In late May 2005, I visited the church again. It was almost exactly two years later. A new sign on the gate told us that the church was no longer opened except when someone is in attendance. It suggested that visitors should come to a service if they wanted to see inside. The reason it gave was a series of thefts, but when we let ourselves in there appeared to be a more likely reason.
It seemed to me that nothing had been done here at all since my last visit, except that the benches and parclose screens had been roped off as dangerous. And indeed, the woodwork was in a terrible state. It seemed that nothing has been cleaned for several years, the benches were filthy, spattered with bird mess, and there was a wide raft of bat droppings across the floors, which were damper than two years previously. The 15th century crocketted font cover was still under the tower. St Mary was suffering serious neglect, and I imagined that visitors were being kept out for their own safety, because it really was a health hazard now.
As the Church of England undergoes a period of managed decline, it has generally been careful to safeguard the future of its less necessary buildings. It struck me immediately that this was not happening here. For whatever reason, what appeared to be a slow withdrawal from this church was making it increasingly vulnerable.
Thanks to the ban on visitors, there were now few names in the visitors book compared with two years ago. The visitors before us, some six weeks previously, wrote simply Please save this church! But a reminder of former glories could still be found in a frame on the north wall. Some ten years ago, this church was the venue for a concert given by Dame Kiri Te Kanawa in the presence of the Prince of Wales. Hard to imagine, now. We left sadly, locking the door behind us.
In March 2006 I received a message from a correspondent of this website, who told me that I visited yesterday and allowed myself two hours to do everything I could to gain access ( am trying to visit all 1000 of Simon Jenkins amongst others) but had low expectations. Anyway I found the church door unlocked and surveyors in attendance discussing the major renovations about to start.Whilst there is still no public access apart from services and little to see as everything apart from the chancel, where all services are held is sheeted, there is a plan and apparently a 2 year timescale for a major repair.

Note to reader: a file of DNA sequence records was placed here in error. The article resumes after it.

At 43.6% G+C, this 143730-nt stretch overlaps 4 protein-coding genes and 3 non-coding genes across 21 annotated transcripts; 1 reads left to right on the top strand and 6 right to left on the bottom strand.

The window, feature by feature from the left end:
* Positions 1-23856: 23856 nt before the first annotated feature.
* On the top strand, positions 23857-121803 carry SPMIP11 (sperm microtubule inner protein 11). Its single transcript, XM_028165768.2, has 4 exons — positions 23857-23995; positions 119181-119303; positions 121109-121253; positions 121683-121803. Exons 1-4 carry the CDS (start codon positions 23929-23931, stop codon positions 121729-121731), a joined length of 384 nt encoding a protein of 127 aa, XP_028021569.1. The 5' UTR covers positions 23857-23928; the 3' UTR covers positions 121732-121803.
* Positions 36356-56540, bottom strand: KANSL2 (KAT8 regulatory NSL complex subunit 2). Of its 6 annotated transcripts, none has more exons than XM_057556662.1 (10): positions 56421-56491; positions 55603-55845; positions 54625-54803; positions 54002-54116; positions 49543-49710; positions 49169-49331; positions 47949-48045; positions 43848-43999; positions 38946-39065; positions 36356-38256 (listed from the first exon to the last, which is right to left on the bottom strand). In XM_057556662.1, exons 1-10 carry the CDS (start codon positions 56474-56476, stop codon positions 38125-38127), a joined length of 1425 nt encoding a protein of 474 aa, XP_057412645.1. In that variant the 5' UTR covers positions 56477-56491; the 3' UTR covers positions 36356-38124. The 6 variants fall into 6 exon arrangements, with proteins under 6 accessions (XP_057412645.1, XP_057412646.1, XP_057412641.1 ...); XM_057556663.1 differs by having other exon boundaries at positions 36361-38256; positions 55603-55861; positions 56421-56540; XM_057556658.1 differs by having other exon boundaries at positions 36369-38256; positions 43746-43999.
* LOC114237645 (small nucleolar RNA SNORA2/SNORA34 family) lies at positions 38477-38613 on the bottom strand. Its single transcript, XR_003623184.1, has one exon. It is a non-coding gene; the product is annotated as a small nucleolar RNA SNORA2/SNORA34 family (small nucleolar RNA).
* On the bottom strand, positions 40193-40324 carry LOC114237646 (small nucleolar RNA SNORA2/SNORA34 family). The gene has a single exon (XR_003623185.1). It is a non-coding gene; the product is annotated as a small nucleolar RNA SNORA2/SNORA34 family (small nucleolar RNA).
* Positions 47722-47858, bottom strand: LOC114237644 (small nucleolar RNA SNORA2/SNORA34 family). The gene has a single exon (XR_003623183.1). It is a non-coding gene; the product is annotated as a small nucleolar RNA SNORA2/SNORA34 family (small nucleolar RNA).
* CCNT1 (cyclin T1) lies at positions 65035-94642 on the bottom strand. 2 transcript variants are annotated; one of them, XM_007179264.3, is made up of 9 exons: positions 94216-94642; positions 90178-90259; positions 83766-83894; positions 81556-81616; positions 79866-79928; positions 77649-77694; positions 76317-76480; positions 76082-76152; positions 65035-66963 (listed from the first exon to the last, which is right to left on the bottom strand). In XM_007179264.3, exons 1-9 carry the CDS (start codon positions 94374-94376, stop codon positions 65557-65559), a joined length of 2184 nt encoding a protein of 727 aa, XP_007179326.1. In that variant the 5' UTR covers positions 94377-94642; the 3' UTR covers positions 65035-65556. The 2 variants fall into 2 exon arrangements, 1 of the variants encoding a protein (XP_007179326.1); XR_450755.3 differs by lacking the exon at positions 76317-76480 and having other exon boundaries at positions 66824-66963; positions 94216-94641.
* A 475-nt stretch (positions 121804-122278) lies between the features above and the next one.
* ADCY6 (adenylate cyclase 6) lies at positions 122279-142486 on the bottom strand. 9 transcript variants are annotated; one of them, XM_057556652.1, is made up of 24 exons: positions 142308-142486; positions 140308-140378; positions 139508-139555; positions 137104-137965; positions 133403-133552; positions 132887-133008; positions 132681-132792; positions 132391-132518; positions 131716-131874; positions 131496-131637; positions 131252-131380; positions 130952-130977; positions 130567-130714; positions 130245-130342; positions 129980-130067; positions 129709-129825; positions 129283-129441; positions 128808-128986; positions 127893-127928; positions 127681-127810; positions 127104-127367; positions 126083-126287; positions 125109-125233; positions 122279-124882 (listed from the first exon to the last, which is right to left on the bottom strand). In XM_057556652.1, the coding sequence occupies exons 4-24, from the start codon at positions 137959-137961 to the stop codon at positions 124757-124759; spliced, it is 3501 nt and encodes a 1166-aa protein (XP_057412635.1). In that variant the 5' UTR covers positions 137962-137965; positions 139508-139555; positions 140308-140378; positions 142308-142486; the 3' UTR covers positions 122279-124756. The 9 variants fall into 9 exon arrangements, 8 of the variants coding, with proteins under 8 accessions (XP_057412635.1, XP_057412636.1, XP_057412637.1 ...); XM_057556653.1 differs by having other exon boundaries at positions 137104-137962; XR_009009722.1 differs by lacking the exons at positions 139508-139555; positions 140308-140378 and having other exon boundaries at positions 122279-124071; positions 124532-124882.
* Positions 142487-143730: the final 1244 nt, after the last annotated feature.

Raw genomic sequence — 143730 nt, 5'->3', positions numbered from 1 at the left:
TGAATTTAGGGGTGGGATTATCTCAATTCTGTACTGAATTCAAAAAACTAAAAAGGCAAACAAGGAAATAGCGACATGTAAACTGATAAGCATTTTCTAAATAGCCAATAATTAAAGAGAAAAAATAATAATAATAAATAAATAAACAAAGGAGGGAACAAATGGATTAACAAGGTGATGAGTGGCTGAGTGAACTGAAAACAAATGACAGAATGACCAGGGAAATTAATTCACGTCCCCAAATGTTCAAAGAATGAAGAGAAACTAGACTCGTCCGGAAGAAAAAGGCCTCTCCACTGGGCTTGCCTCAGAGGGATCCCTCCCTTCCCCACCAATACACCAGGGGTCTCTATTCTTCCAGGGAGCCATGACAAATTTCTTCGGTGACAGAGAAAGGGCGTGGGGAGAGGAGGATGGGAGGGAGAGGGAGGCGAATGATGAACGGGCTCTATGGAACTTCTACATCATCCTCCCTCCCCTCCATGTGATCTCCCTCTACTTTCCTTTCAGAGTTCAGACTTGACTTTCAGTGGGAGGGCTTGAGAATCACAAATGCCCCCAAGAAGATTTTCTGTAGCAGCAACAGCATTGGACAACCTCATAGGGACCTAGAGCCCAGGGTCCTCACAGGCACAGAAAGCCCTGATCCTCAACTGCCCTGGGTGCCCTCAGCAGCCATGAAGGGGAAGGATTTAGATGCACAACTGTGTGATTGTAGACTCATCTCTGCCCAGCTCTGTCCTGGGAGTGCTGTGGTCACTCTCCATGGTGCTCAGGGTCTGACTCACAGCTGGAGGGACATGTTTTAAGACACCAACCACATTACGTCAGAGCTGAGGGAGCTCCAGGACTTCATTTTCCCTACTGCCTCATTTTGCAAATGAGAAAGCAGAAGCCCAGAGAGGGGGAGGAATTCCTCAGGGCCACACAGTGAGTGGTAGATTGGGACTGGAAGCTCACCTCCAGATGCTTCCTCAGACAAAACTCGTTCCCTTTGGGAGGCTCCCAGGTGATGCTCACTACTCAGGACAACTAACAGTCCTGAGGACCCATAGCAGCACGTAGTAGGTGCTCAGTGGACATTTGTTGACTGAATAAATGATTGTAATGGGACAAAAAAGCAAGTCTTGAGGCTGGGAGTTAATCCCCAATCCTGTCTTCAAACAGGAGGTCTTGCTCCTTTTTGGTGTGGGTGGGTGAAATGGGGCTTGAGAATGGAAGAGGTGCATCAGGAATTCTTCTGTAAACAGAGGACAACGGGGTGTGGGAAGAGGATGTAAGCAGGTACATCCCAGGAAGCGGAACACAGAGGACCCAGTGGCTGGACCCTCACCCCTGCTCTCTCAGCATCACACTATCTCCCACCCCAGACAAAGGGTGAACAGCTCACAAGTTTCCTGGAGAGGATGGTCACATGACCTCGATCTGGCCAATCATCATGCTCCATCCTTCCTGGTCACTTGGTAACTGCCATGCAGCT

In April 2006, Tom and I visited, and found work well underway. I took these photographs below, deciding to come back and check on progress later in the year.
In the end, it was more than a year until I came back to Beeston-next-Mileham. In July 2007, one of the rare days of that month which was dry, and the sun shone, Peter and I took the lonely road from Great Dunham. In the distance, the treetops around ruined Kempstone boiled in the clean light, and a rooftop towards Mileham gleamed.
There were channels being dug outside the church, presumably for drainage. We let ourselves into the church, into that familiar Beeston-next-Mileham smell of warm earth and damp. The nave was as full of scaffolding as it had been more than a year previously, although now all the plastic protective wrapping on the woodwork and font had been removed, and was draped on the scaffolding above. Much work seemed to be still afoot, and looking up the ceiling was completely obscured by boarding.
I looked up into the cathedral of scaffolding and plastic sheeting. St Mary had always felt sad to me, and now, after several years of firstly neglect, and then traumatic repair, it seemed sadder than ever. I might even have wished it back to when I first saw it in 2003, obviously unloved, but still so beautiful. It was hard to imagine how it might emerge from this chrysalis-like state. Outside, I gazed from the lonely road northwards, watching the Breckland become High Norfolk, realising that it had become one of my favourite places in England.
Simon Knott, November 2004, updated April 2006, July 2007, August 2013 and January 2018
You can also read: With Giants around Swaffham
Beeston-next-Mileham Little Dunham Necton Wellingham